"So what are you doing in Montana?" asked my friend as I held the cell phone to my ear with one hand while desperately trying to stuff one last pair of socks into my backpack with the other.
"Hunting dino-sauuurs," I drawled. Then, just for fun, I whispered, "Shh. Here comes one now. Gotta go," and hung up.
I wasn't lying...exactly. I was in Bozeman, Montana, to attend the world premiere of the new Jurassic World movie—now a worldwide blockbuster—with a group of outdoor writers and representatives from Crimson Trace and BLACKHAWK! Why? Well, you see, all of the guns that you see in the movie being used to hunt down rogue thunder lizards are sporting Crimson Trace lasers. What's more, as long as we were going to be in Big Sky country, we couldn't miss the chance to tour the BLACKHAWK! manufacturing plant, which is located right there.
We started our dinosaur hunt with a stroll through the Museum of the Rockies, which is home to one of the largest and most scientifically significant dinosaur collections in the world. There's a good reason for this: Due to its geological peculiarities, Montana offers some of the richest fossil-hunting territory in the world. It's also home to Jack Horner, famed paleontologist and consultant on all four of the Jurassic Park movies...who would be doing a Q&A alongside the film's producer after the screening that very same night.
As for the movie itself, I'm not a professional movie reviewer, but I'll do my best to get it across without any spoilers for those who haven't seen it yet. The lasers play a fairly significant role in a couple of scenes, and it's clear that the director made a real effort to depict accurate gun-handling practices (a rarity in Hollywood). The special effects are absolutely astonishing...perhaps too astonishing for very young children. The dino-on-human violence can be quite intense. But for those mature enough to handle it, it's a thrilling two hours of entertainment.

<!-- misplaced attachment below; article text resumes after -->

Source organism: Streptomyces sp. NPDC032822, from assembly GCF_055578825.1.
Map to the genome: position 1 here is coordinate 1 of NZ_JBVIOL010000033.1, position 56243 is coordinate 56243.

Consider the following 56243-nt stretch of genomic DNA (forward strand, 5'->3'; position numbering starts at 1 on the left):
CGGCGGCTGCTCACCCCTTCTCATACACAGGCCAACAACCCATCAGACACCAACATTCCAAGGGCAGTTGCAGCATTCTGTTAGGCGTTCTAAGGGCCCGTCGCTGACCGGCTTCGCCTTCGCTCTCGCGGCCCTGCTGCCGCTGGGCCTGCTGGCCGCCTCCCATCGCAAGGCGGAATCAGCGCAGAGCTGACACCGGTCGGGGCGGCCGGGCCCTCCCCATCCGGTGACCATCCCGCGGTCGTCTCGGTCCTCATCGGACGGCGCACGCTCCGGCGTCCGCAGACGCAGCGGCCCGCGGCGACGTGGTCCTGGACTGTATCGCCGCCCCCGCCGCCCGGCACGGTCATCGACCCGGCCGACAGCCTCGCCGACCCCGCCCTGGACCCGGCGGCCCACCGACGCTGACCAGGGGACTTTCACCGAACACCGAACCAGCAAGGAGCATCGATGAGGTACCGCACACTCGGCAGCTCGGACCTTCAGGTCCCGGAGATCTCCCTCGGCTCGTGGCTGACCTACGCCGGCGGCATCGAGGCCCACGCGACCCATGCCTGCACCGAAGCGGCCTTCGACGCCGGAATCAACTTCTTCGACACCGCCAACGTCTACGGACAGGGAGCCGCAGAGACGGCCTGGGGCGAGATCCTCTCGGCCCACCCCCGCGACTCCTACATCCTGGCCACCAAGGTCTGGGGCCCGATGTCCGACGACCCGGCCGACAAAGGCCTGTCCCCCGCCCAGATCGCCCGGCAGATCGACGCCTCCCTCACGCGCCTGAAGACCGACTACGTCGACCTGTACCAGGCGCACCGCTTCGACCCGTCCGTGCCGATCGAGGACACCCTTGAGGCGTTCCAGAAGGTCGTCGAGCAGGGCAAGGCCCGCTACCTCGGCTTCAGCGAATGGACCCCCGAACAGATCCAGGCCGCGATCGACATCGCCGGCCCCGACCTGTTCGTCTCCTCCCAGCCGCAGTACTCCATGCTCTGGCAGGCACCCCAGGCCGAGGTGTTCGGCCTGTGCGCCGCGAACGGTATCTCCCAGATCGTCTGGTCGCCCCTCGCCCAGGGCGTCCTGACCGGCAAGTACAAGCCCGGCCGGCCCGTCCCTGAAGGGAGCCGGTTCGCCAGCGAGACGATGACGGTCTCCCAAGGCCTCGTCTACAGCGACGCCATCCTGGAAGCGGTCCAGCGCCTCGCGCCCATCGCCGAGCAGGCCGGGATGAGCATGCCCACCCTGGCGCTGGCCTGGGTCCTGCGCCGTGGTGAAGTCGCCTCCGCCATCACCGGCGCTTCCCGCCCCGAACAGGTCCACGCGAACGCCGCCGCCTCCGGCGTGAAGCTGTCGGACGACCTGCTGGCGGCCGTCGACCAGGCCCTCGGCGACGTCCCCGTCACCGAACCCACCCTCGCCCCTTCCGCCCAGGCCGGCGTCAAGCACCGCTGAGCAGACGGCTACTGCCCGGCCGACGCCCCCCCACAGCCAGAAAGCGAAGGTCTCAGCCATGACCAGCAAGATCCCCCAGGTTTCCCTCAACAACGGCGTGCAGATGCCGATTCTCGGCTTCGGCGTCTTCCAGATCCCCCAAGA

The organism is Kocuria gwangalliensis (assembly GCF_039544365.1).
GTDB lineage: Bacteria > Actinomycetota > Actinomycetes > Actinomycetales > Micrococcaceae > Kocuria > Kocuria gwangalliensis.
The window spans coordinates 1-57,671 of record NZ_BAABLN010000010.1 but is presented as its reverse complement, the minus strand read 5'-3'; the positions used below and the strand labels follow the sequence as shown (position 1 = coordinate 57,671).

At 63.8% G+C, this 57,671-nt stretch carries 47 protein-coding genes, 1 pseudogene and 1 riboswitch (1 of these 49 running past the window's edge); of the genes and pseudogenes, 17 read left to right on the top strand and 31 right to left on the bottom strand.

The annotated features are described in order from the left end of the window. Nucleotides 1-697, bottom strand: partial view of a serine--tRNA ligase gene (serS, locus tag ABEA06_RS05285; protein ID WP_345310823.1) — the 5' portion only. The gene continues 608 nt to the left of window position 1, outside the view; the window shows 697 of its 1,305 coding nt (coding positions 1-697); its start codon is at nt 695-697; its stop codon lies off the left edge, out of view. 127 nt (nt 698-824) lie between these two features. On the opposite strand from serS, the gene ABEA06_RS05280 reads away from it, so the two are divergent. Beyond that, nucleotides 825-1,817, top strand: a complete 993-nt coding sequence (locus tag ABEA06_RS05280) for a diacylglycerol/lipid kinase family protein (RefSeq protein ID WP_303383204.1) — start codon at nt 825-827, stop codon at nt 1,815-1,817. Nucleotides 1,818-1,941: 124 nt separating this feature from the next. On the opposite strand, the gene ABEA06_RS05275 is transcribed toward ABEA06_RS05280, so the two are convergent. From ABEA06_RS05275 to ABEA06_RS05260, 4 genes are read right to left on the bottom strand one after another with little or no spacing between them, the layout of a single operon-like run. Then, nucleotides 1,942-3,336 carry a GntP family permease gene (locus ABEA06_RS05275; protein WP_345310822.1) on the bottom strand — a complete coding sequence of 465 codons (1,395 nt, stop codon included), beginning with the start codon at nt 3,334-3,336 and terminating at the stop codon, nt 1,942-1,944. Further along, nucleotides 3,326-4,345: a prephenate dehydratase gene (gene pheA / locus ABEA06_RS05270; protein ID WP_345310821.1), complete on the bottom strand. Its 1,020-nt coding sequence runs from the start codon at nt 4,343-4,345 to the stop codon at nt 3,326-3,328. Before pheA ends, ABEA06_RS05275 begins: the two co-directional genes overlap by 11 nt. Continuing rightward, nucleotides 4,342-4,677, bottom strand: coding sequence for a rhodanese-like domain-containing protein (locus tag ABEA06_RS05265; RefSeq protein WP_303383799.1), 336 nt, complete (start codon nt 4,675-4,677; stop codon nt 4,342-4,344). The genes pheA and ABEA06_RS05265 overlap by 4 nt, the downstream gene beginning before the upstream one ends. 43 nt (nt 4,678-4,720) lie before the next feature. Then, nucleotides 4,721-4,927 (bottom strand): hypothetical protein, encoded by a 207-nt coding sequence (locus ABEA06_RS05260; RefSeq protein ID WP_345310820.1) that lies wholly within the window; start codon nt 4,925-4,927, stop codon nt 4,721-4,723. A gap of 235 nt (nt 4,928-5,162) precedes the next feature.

Naturally, a bunch of gun writers couldn't walk away from an experience like that without pondering what sort of ammunition/gun combo we'd have tried against a velociraptor. (Clearly, the T-Rex was going to require something a bit bigger than we, as civilians, could get our hands on.) And just as naturally, none of us could agree. My money was on a 12-gauge shotgun, and I learned I'd have a chance soon enough to re-evaluate that opinion. We would be shooting them the next morning on the range.
Although I'm sure I'd be glad of one should I ever have to face down a real dinosaur, I always have to psych myself up to shoot 12 gauges. For an NRA employee, I'm embarrassingly recoil-sensitive. So it was a relief to learn that the Remington 870 I'd be shooting was outfitted with BLACKHAWK!'s brand-new Knoxx Gen III Shotgun Stock, which should be hitting stores later this fall. The stock features a two-part, recoil-reducing system: A honeycomb buttpad works in conjunction with an internal, inline spring to help reduce felt recoil. This is a completely new system from the previous Gen II stock. Their engineers claim this system reduces the felt recoil by 80 percent. Most of the time I take statements like that with a grain of salt, but my experience was that the stock made the recoil feel more like a slow, rolling push than a sharp kick. It would be much easier to take down a pack of 'raptors knowing that the gun wouldn't hurt me worse than they could, I thought.
We wound up the day with a trip to the Simms Fishing Products manufacturing facility to learn about how high-end fly-fishing waders are made. You may be wondering how this fits into our pursuit of dinosaurs. Well, it's a bit of a stretch, but...dinosaurs evolved from fish, right? Right. So we were heading out in the morning to hunt modern-day dinosaurs...with fly-fishing rods.
As it turns out, I am not much of a dinosaur hunter. After slipping on some rocks and sinking up to my knees in river silt, I began wondering if I, myself, were about to become a fossil. Perhaps in another 64 million years, I thought, an intelligent race of reptilians will be dusting sandstone off my bones and wondering whether I was warm-blooded or not. Eventually, I gave up and went to sit on the riverbank, gaze at the most beautiful scenery I've ever seen, and contemplate how unlikely it was that I'd have survived a Jurassic World.